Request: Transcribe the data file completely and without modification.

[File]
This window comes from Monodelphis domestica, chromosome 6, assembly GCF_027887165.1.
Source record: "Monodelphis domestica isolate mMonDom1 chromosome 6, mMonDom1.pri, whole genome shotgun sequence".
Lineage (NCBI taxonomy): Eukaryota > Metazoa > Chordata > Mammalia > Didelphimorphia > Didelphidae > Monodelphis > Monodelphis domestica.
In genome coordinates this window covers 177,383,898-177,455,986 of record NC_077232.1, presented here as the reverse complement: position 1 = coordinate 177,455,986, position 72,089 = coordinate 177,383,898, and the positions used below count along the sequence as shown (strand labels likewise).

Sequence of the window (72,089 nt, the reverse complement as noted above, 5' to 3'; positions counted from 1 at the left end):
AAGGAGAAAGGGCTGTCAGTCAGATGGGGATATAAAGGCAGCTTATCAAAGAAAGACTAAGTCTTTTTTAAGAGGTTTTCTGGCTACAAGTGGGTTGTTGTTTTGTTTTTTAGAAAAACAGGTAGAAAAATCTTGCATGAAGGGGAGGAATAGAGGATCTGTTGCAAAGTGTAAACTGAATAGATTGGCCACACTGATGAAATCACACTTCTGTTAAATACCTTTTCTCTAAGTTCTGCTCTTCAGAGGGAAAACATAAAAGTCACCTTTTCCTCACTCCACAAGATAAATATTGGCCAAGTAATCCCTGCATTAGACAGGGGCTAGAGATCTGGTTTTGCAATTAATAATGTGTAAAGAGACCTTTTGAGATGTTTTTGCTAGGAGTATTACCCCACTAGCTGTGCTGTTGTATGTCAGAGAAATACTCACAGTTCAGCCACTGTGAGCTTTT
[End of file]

This window comes from Monodelphis domestica, chromosome 6, assembly GCF_027887165.1.
Source record: "Monodelphis domestica isolate mMonDom1 chromosome 6, mMonDom1.pri, whole genome shotgun sequence".
Lineage (NCBI taxonomy): Eukaryota > Metazoa > Chordata > Mammalia > Didelphimorphia > Didelphidae > Monodelphis > Monodelphis domestica.
In genome coordinates this window covers 177,383,898-177,455,986 of record NC_077232.1, presented here as the reverse complement: position 1 = coordinate 177,455,986, position 72,089 = coordinate 177,383,898, and the positions used below count along the sequence as shown (strand labels likewise).

Sequence of the window (72,089 nt, the reverse complement as noted above, 5' to 3'; positions counted from 1 at the left end):
AAGGAGAAAGGGCTGTCAGTCAGATGGGGATATAAAGGCAGCTTATCAAAGAAAGACTAAGTCTTTTTTAAGAGGTTTTCTGGCTACAAGTGGGTTGTTGTTTTGTTTTTTAGAAAAACAGGTAGAAAAATCTTGCATGAAGGGGAGGAATAGAGGATCTGTTGCAAAGTGTAAACTGAATAGATTGGCCACACTGATGAAATCACACTTCTGTTAAATACCTTTTCTCTAAGTTCTGCTCTTCAGAGGGAAAACATAAAAGTCACCTTTTCCTCACTCCACAAGATAAATATTGGCCAAGTAATCCCTGCATTAGACAGGGGCTAGAGATCTGGTTTTGCAATTAATAATGTGTAAAGAGACCTTTTGAGATGTTTTTGCTAGGAGTATTACCCCACTAGCTGTGCTGTTGTATGTCAGAGAAATACTCACAGTTCAGCCACTGTGAGCTTTT